NDT.net • May 2005 • Vol. 10 No.5

A fundamental study of an inspection method for thin-walled structures using lamb waves induced by chirp signals

Yoshihiro Mizutani*, Satoshi Inokawa
Dept. of Mechanical Science and Engineering, Tokyo Institute of Technology/2-12-1-I1-70,
O-okayama, Meguroku, Tokyo, Japan, 152-8552;

*Corresponding Author Contact:
Email: ymizutan@mes.titech.ac.jp, phone 81 3 5734-3195; fax 81 3 5734-2809

© SPIE - The International Society of Optical Engineers.
This paper was originally published in the SPIE Proceedings vol. 5852
The 3rd Int' Conf' on Experimental Mechanics at 29.11.- 1.12.2004 in Singapore
Back To Session: Smart Structures and Non-Destructive Testing


In this study, a new NDT-method is proposed for inspecting delaminations in the composite plates (1mm-thickness CFRP layer with 1mm-thickness aluminum liner) Lamb waves (plate waves) generated by chirp signals (250-1000 kHz, 4Vp-p) were used for the inspection. We first studied characteristics of excited signals from the pulser when the chirp signal is used as an input signals. The amplitude of the excited signal from the pulser is changed with frequency due to the resonant characteristics of the transducer, although, wide range of the frequency components can be generated by using chirp signals. Two transducers were mounted on the composite plate, and inspection was conducted by using lamb waves. The amplitude, velocity and scattering of lamb waves on damaged and sound zone were compared. When the transducer is on the delamination area, low frequency components of the lamb wave drastically attenuated and could easily detect the delaminations. While, when the delamination is between two transducers, characteristics of lamb waves are similar to those on the sound area and difficult to separate each other with reasonable accuracy. Further modification of experimental method is needed to accomplish new inspection method.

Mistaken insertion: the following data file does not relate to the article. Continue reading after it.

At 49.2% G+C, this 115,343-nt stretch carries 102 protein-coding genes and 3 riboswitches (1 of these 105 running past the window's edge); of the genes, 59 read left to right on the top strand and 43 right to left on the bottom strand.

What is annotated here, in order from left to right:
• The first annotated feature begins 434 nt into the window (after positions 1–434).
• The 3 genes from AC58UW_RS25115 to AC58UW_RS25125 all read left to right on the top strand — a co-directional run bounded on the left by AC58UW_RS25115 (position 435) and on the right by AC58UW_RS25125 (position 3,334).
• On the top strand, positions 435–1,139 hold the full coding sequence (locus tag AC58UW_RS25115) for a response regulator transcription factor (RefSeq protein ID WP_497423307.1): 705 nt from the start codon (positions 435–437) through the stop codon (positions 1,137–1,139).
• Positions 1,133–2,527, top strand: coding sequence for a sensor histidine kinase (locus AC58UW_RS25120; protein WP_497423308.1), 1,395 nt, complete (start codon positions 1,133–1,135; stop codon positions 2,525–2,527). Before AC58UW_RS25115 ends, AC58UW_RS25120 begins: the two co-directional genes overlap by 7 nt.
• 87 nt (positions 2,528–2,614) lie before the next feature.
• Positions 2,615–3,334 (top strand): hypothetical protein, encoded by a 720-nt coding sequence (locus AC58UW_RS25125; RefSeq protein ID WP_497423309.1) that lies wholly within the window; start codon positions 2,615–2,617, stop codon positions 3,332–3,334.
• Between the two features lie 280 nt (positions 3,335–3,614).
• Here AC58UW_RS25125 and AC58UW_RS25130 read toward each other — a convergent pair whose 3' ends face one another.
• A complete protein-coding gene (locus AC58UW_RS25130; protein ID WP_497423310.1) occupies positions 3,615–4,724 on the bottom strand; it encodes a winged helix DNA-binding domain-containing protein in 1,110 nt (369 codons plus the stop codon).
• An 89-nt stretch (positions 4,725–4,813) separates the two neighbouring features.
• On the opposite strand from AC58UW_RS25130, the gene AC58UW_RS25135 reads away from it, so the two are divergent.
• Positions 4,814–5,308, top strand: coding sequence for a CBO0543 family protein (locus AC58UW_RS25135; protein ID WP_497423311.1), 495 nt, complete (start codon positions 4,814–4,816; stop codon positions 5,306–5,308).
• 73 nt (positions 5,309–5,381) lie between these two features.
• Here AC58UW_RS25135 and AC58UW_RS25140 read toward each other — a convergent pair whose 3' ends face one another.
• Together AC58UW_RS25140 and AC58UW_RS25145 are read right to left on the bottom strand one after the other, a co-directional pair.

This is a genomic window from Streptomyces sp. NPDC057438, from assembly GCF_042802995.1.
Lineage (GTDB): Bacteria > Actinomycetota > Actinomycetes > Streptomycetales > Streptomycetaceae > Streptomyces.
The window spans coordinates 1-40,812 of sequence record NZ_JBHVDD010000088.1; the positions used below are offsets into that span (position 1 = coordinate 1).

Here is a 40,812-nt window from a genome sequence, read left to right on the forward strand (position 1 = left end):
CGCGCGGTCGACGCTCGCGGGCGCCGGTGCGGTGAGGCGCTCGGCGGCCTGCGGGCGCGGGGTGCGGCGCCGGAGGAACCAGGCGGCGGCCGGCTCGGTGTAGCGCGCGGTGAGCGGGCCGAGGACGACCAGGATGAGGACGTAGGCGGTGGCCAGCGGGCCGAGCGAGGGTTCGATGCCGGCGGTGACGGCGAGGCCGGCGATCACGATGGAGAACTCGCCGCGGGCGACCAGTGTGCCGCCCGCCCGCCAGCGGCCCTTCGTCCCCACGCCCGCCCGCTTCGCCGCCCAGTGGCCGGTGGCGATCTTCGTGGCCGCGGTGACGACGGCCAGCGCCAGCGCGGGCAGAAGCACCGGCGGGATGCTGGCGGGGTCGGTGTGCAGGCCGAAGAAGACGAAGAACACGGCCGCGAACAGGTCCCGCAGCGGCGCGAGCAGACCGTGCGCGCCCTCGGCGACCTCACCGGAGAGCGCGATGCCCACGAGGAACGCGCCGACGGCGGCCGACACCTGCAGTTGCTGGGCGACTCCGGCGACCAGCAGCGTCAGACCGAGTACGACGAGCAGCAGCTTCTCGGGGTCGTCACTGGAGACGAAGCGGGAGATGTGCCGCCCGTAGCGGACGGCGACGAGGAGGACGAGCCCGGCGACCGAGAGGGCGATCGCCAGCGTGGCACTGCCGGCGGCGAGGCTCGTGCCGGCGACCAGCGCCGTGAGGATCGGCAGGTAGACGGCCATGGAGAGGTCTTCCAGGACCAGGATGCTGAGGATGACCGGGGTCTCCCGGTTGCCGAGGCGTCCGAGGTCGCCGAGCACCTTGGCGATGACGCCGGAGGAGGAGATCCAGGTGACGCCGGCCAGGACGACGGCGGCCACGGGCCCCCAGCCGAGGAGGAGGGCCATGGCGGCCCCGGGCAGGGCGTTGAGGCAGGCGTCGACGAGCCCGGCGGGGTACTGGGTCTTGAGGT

Keywords: Keywords: Nondestructive testing, Composite plates, Delamination, Lamb wave, Chirp Signal


Cryogenic propellant tanks made of carbon fiber reinforced plastics (CFRP) with aluminum liner are supposed to be used for future transportation vehicle for weight reduction. In order to insure soundness of the tanks, it is essential to inspect delaminations between outer-CFRP layer and inner-liner. The traditional pulse-echo ultrasonic inspection method is used at the work site, although, the method takes long time for inspecting whole parts of the tank wall. Therefore, the development of a whole field or a semi-whole field inspection method with a reasonable accuracy is required for shortening inspection time at the work site.

In the several published papers, Lamb waves (plate waves) propagated along CFRP plates were used for shortening inspection times. Tsushima et al. [1] and Toyama et al. [2] inspected delaminations in CFRP plates by using velocity shifting of lamb-waves. Tan et al. [3] used amplitude shifting of lamb-waves for this issue. Mizutani et al. [4] used waveform changing for this issue. Rokhlin [5] showed possibility to use interaction of lamb waves for detecting delaminations. Each of these techniques offers own unique advantages in detecting damages, but these inspection methods are not yet become a common method using at the field. In the previous paper [6], in order to realize more sensitive and clear inspection method, we used burst type signals containing five burst signals of 250 kHz to 650 kHz frequencies at 100 kHz steps for generating lamb waves. Waveforms and FFT of the detected waves were drastically changed by existence of delaminations in the composite plate.

In this study, following the previous paper, we investigated the usefulness of lamb waves generated by chirp signals (signals which frequency continuously changed with time) for the inspection. We first studied characteristics of excited signals from the pulser by putting chirp signals as an input signal. After that, characteristics of lamb waves (amplitude, velocity and scattering) at the damaged zone were compared to those at the sound zone and examined usefulness of lamb waves excited by chirp signals to the inspection.